I've been a fan of The Bachelor for a while now. I know that Bachelor producers have a hand in some aspects of the show, after reading tell-all books from former contestants like Bachelor Sean Lowe. But, when Lifetime produced UnREAL, the scripted series that showed the ugly side of "reality" television, everything I thought I knew about dating shows was affected. UnREAL changed how I watch The Bachelor in many ways.
Those involved in The Bachelor franchise have not taken to UnREAL well. Bachelor host Chris Harrison, had some choice words for the scripted series at The Men Tell All during Kaitlyn's season, saying:
It’s complete fiction. As much as they would love to jump on our coattails — they were begging for us to talk about it and for people to write about it — at the end of the day, no one is watching. I mean, absolutely nobody is watching that show. Why? It is terrible. It is really terrible.
Despite Harrison's comments about nobody watching, UnREAL was renewed for a second season. And, Constance Zimmer, who plays Quinn King on the show was flattered that Harrison said anything at all. “It means that we’ve popped the bubble, and he’s watching the show," she said during a Paley Center panel in 2015. Co-creator and supervising producer Sarah Gertrude Shapiro also addressed the comments, and said, despite her previous job as actual Bachelor producer, that didn't influence UnREAL's content.
“I’ve been a writer since I was five,” Variety reported Shapiro said at the panel. “I had a day job in reality TV, and now that’s my identity somehow. It definitely doesn’t inform what I’m doing at all. Plot-wise the show is 100% fiction. I’m a huge dramatic writer. We sat down to write basically a female Breaking Bad and reality TV is a great place to set it. So fortunately I knew how to put up the wallpaper so the wall looked right, but that’s just about it.”
Still, I can't help but be affected by my viewing of both series. Even if UnREAL's not an accurate depiction of what happens behind the scenes of The Bachelor, it's hard to forget. Here are some of the big takeaways from the show.
UnREAL showed producers who were willing to encourage alcohol (and interfere with medicine) which would be a very extreme thing to happen in real life. But, it's tough to ignore over-alcohol consumption when it seems that the women in The Bachelor premiere were guzzling champagne for the many, many hours of the premiere.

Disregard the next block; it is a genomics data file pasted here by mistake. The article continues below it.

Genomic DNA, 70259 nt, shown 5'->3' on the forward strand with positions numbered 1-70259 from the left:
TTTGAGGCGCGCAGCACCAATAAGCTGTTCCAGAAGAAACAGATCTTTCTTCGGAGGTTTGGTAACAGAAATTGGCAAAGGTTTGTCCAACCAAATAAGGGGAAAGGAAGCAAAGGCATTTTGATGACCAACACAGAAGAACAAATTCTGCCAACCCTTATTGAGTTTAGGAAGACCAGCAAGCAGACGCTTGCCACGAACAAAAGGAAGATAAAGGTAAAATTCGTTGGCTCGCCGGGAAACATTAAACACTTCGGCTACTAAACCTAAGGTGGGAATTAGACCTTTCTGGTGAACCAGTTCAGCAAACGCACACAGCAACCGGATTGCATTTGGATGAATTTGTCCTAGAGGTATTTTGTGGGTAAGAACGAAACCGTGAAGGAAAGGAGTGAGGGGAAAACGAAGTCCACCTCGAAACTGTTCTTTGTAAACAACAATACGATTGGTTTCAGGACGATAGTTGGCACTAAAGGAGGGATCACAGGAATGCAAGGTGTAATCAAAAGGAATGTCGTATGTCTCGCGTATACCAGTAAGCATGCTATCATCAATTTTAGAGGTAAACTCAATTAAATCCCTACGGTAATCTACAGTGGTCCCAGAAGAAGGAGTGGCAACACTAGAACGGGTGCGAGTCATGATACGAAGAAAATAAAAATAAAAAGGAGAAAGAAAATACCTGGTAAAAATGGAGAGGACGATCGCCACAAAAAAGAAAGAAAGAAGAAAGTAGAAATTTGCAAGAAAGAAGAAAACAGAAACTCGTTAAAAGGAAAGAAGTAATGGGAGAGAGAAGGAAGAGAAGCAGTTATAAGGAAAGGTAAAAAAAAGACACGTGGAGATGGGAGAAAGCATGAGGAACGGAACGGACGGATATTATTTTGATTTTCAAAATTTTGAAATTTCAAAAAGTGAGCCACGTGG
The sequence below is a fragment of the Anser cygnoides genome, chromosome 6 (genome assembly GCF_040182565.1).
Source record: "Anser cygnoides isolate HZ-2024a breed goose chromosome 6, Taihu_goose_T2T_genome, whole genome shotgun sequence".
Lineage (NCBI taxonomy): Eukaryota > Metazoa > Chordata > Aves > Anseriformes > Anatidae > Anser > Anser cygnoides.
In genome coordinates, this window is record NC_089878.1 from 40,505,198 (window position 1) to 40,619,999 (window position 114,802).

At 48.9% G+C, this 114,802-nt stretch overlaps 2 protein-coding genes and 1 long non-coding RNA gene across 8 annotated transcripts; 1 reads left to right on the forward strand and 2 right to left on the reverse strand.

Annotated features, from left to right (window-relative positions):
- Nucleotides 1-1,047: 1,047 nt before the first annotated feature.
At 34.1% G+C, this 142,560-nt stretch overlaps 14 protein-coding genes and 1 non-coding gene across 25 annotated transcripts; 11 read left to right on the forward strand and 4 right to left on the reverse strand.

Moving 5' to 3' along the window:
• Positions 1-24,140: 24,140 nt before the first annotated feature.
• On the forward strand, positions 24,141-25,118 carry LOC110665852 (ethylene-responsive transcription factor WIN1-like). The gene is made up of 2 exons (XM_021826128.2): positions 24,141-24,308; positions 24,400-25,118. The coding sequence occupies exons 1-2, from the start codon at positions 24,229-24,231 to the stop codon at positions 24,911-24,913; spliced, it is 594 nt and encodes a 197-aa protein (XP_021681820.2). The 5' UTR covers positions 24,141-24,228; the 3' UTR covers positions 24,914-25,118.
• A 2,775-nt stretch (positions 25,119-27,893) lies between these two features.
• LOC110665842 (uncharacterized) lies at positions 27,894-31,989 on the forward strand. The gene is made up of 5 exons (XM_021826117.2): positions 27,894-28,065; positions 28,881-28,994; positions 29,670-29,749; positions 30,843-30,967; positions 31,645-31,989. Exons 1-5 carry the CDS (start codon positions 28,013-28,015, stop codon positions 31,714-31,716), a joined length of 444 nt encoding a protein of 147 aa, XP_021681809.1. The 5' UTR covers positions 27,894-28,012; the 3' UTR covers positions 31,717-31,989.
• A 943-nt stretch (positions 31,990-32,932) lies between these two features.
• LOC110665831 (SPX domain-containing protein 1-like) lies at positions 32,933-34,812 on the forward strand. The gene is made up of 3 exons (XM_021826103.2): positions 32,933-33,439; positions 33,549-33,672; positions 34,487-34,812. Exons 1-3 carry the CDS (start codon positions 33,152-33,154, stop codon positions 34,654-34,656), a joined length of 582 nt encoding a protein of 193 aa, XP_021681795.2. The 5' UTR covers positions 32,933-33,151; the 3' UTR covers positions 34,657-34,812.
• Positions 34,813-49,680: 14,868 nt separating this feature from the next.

The "Crazy" Edit
Each year, there's one (or more) contestants that get the "crazy" edit. For example, Ashley S., who wasn't "crazy" necessarily but was pretty much shown only talking about onions or talking to birds. Realistically, you can't help but wonder what else the contestants have to offer other than the particular edit the producers are giving them.
On UnREAL, the producers get in the ear of the contestants to amp up the "competition" factor of the show, making the people on the show see the others as contenders. Sometimes, those on The Bachelor and The Bachelorette seem so against each other, you can't help but wonder if something is being whispered to them off camera.
The Personal Story
Some contestants on The Bachelor reveal very personal (often sad) stories on the show. On UnREAL, the producers manipulated personal tragedies in the contestants lives (see: A father's death, an abusive ex-husband) to draw the most viewers. While I'd hope that people wouldn't take advantage of real tragedies in the lives of real contestants, sometimes the stories feel a little forced.
And, then there was the villain. On The Bachelor, there is always at least one villain that the show makes viewers hate. On Ben Higgins' premiere, it was Lace. On UnREAL, producers were given bonuses for finding the season's villain.
The takeaway? UnREAL has made me question a lot about The Bachelor. No matter what is said by producers, hosts, contestants, etc., I'm always going to wonder what is happening when the cameras aren't rolling.
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Images: Lifetime, Giphy (5)